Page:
Conscious Choice cover

From the press release: In this ground-breaking new history of early America, historian Robert Zimmerman not only exposes the lie behind The New York Times 1619 Project that falsely claims slavery is central to the history of the United States, he also provides profound lessons about the nature of human societies, lessons important for Americans today as well as for all future settlers on Mars and elsewhere in space.

Conscious Choice: The origins of slavery in America and why it matters today and for our future in outer space, is a riveting page-turning story that documents how slavery slowly became pervasive in the southern British colonies of North America, colonies founded by a people and culture that not only did not allow slavery but in every way were hostile to the practice.  
Conscious Choice does more however. In telling the tragic history of the Virginia colony and the rise of slavery there, Zimmerman lays out the proper path for creating healthy societies in places like the Moon and Mars.


“Zimmerman’s ground-breaking history provides every future generation the basic framework for establishing new societies on other worlds. We would be wise to heed what he says.” —Robert Zubrin, founder of founder of the Mars Society.


Available everywhere for $3.99 (before discount) at Amazon, Barnes & Noble, and all ebook vendors, or direct from the ebook publisher, ebookit. And if you buy it from ebookit you don't support the big tech companies and I get a bigger cut much sooner.

SpaceX now one of the world’s most valuable companies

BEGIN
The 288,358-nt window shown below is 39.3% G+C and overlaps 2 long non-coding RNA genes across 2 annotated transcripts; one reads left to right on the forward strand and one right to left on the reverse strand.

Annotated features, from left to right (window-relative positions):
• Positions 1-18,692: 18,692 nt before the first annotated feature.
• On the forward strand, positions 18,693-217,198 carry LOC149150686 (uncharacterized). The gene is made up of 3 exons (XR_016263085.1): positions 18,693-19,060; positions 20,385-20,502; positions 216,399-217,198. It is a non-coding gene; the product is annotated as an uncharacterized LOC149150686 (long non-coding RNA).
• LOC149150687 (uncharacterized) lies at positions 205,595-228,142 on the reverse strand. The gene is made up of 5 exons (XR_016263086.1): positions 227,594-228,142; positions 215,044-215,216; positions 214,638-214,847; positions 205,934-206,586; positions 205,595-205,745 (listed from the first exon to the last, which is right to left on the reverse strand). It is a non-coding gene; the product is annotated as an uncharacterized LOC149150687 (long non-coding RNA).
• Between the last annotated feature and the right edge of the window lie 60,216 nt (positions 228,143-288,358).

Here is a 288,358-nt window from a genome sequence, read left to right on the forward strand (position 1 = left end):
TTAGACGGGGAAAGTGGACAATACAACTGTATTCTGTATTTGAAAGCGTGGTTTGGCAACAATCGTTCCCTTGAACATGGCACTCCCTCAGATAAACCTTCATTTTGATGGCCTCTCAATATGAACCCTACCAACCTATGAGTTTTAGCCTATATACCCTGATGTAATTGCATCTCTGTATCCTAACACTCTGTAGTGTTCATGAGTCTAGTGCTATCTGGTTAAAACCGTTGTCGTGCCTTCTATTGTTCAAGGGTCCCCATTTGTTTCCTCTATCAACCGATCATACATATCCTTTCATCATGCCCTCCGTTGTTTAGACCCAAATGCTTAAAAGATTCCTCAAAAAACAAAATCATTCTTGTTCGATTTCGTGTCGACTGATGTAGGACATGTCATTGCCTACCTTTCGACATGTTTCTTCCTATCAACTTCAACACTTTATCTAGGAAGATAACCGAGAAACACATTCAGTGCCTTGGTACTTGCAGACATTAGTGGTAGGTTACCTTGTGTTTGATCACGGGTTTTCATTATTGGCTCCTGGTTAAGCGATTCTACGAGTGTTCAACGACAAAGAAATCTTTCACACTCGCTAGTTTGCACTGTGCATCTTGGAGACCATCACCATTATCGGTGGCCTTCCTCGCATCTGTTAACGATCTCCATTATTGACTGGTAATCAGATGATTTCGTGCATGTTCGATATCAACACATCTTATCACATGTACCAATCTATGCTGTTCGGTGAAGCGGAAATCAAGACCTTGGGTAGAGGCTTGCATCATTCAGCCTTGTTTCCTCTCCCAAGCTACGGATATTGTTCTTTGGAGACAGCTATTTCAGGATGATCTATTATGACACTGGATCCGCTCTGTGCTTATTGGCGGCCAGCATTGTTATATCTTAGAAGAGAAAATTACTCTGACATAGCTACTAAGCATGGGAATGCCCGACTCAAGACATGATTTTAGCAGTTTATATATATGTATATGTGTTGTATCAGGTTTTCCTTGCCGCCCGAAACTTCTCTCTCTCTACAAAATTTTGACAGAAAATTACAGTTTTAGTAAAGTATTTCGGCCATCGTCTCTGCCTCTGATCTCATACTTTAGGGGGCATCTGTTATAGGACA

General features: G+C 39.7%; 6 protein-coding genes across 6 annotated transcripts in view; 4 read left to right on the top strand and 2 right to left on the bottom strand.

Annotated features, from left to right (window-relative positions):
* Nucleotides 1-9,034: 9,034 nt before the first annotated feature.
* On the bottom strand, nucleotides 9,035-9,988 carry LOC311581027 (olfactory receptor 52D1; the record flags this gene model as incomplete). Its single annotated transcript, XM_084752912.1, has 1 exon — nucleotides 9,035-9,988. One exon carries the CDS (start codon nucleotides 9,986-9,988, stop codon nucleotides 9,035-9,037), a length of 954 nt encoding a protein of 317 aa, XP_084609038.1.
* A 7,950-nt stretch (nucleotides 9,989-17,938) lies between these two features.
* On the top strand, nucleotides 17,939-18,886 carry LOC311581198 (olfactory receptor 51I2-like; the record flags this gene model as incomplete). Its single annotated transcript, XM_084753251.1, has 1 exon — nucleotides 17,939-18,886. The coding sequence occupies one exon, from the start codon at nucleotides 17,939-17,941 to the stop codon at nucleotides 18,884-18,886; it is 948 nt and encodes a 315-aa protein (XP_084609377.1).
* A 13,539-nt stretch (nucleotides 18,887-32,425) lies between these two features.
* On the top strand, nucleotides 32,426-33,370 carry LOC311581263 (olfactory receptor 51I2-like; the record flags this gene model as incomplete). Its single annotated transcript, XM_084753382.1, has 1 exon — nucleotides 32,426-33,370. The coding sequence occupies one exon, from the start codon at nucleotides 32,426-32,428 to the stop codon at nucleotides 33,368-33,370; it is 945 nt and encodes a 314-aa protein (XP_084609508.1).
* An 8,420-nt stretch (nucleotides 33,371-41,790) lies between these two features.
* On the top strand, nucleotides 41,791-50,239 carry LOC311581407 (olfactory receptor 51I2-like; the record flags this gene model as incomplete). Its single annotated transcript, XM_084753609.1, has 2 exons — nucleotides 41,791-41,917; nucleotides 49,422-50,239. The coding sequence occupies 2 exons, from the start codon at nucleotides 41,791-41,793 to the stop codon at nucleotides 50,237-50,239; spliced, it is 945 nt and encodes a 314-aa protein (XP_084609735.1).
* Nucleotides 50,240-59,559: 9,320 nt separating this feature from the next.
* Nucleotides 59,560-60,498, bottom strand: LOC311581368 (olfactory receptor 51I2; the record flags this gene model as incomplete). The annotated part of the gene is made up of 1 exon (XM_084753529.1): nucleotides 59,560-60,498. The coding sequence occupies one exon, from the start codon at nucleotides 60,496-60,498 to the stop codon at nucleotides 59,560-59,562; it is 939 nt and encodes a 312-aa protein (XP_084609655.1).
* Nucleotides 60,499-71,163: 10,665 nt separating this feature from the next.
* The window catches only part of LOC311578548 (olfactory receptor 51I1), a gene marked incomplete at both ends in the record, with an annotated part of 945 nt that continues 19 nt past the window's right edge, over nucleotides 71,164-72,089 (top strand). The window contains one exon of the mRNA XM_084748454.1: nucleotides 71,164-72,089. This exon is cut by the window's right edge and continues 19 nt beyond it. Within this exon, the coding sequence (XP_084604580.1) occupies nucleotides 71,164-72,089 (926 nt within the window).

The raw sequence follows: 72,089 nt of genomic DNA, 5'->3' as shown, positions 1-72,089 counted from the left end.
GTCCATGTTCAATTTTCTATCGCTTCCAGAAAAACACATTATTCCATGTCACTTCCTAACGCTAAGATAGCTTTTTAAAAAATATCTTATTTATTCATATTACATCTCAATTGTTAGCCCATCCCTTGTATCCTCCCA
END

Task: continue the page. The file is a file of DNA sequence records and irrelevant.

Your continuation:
Data from a new round of investment capital fundraising says that SpaceX is now valued at $21 billion, placing it among the only six venture-backed companies worth more than $20 billion.

The article also notes that this new valuation is up from the $12 billion listed only two years ago.

Update: As noted by my readers, I have revised the post to note that this story refers not to all companies but to those that obtained their financing privately.


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  • wodun

    A launch rate rivaling the rest of the world will do that.

  • ted

    The article states ” just six other venture-backed companies are valued at $20 billion or more around the world.” That’s a long way from “SpaceX now one of the world’s most valuable companies” or ” SpaceX is now valued at $21 billion, placing it among the only six companies worth more than $20 billion.”

  • Matt in AZ

    The article says SpaceX’s value places it among the six other venture-backed companies worth so much. There are many companies (of other types) throughout the world that are worth far more than $20billion.

  • Matt in AZ

    Oops, looks like Ted beat me to it!

  • Thank you Ted and Matt. I have revised the post.

  • ken anthony

    Absolutely amazing considering they are in the development part of the growth curve rather than the revenue part with much greater cost efficiency to come.

    I’m miffed that I can’t buy stock even though Elon has plainly stated that profit is not his primary motivation.

  • Diane Wilson

    I can certainly understand why Musk wants to keep SpaceX private, since he’s pouring all the profits back into development. Stockholders, most of whom are pension funds and mutual funds, tend to want a share of those profits. They also tend to want a say in business plans, to ensure that they get those profits. I’ve worked in both privately held and publicly held companies; the difference is very real.

  • LocalFluff

    Oh, it’s easily worth it!
    As with media or weapons, your product has more benefits than the cash flow from customers. SpaceX will dominate all space flight and it will be very hard for anyone to catch up. And you all know what is in space, right? Everything!

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